Data Management Threshold Concepts

We’ve been going through the new ACRL “Framework for Information Literacy for Higher Education” recently at work. This document discusses ways to teach students how to search and understand information resources, framing critical skills as “threshold concepts”. While the Framework itself is interesting, I’m really intrigued by the idea of a threshold concept and wonder if there are any threshold concepts for data management.

For those unfamiliar with the term, a “threshold concept” is an idea that, once understood, completely reframes the way you view a topic. It’s like seeing a hidden image in that it’s very difficult to un-see the image afterward. Threshold concepts are so fundament to understanding that it’s actually necessary to understand the concept in order to progress in the field.

Let’s look at the ACRL Framework to better understand how such concepts work. The six concepts are:

  • Authority is Constructed and Contextual
  • Information Creation as a Process
  • Information Has Value
  • Research as Inquiry
  • Scholarship as Conversation
  • Searching as Strategic Exploration

If you understand these concepts, you’ll easily see, for example, why a scholarly article may be an appropriate source for one research project while a blog post would be better for a different project, depending on the topic. Or why searching doesn’t always turn up the content you are looking for on the first try. Etc.

This blog post is not about the new Framework, but rather how the Framework challenged me to think about what the threshold concepts are for data management. Taking a stab at it (directly cribbing from the Framework), I have three ideas:

  • Data is Contextual
  • Data Management is a Process
  • Data Has Value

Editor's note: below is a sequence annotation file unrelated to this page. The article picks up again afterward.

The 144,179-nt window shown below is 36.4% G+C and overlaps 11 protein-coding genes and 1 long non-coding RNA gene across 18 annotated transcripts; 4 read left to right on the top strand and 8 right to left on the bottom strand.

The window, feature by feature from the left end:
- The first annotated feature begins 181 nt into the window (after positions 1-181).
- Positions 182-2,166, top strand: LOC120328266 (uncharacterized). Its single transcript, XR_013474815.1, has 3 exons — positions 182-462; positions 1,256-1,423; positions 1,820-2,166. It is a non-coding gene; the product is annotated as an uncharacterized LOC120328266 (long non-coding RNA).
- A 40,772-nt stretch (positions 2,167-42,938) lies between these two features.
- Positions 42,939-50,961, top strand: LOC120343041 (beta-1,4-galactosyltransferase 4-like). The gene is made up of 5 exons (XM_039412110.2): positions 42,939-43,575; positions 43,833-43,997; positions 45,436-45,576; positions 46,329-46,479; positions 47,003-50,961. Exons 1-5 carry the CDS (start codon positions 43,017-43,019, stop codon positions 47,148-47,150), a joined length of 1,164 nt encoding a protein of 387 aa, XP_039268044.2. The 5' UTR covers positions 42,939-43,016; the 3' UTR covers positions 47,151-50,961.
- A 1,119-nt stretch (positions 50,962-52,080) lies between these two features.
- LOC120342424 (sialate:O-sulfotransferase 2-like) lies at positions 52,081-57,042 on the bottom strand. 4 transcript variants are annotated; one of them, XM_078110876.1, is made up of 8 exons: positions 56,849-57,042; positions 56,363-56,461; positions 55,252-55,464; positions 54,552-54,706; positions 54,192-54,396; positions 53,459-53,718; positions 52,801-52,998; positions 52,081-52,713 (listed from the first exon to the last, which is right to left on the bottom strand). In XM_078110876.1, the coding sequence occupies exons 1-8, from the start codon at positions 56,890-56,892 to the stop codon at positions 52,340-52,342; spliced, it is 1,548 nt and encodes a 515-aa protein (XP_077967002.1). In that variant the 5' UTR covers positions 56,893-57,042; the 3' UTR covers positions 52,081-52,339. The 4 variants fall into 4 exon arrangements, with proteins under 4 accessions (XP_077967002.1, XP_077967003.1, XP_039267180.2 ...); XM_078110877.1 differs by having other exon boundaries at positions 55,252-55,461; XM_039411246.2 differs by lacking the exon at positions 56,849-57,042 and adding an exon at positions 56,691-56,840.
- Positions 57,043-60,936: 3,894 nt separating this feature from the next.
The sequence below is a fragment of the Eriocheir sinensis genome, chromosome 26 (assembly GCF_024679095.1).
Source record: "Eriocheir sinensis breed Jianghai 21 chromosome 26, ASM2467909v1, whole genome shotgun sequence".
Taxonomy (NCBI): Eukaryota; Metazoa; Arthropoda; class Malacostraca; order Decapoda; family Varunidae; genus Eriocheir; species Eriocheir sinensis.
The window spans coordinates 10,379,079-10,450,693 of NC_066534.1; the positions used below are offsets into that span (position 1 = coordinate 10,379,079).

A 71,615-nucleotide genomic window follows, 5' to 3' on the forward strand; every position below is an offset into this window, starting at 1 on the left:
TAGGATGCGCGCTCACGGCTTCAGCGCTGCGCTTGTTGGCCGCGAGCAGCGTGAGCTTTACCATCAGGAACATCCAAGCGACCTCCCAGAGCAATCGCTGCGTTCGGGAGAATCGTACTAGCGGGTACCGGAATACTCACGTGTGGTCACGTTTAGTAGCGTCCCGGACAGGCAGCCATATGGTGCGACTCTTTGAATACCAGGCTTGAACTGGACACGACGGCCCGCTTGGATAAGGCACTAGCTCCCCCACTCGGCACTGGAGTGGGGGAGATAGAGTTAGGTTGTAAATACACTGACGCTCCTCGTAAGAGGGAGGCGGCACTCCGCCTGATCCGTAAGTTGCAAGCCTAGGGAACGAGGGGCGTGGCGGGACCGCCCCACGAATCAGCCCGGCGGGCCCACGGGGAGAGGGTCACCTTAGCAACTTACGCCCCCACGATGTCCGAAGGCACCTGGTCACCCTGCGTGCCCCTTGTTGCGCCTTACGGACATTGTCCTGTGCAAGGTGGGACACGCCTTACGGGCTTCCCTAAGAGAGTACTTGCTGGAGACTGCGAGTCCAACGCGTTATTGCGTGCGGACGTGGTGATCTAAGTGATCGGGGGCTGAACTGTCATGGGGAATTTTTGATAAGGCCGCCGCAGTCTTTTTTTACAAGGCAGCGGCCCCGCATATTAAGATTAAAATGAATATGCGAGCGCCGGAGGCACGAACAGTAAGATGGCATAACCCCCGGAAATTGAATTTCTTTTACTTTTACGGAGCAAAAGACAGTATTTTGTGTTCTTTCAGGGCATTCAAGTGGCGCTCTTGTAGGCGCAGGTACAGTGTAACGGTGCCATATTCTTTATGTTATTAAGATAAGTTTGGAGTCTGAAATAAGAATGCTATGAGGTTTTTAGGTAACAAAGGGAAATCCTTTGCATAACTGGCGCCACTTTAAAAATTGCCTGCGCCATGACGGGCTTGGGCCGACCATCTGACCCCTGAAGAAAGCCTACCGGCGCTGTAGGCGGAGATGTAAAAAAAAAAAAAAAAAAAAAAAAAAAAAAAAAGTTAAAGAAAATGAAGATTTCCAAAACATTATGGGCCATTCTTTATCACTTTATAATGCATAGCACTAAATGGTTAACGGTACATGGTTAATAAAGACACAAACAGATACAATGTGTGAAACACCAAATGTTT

Let’s look at these individually to get into what I mean in each case.

First, data is contextual. That means that data never exists independently of the information about how it was acquired and processed. Just like a chemist records notes about her data in a lab notebook, so should any dataset come with enough documentation to be understood by someone who is not the dataset creator. Without this extra information, the data is practically useless.

Second, data management is a process. It’s not something that you do once and are done with forever. It’s a process by which you take better care of your data continually over time. That doesn’t mean that it’s incredibly difficult. Rather, it’s like doing regular preventative maintenance to avoid disaster.

Third, data has value. This is something that many researchers are currently grappling with due to new data sharing requirements. If you can understand that your data has value, you can see how published data adds richness to an article, why data should be preserved after the end of a project, and why other researchers might want to use your data (hint: it’s valuable!).

These three ideas are by no means the final say on threshold concepts in data management, only my initial ideas. I’m still mulling them over (for example, I’m wondering if “data is contextual” and “data has value” are truly independent concepts) and trying to figure out if there are more concepts in this field.

I would love to hear other people’s ideas about threshold concepts in data management. Has anyone had an “aha!” moment about something that really affected the way they think about data management? Let me know!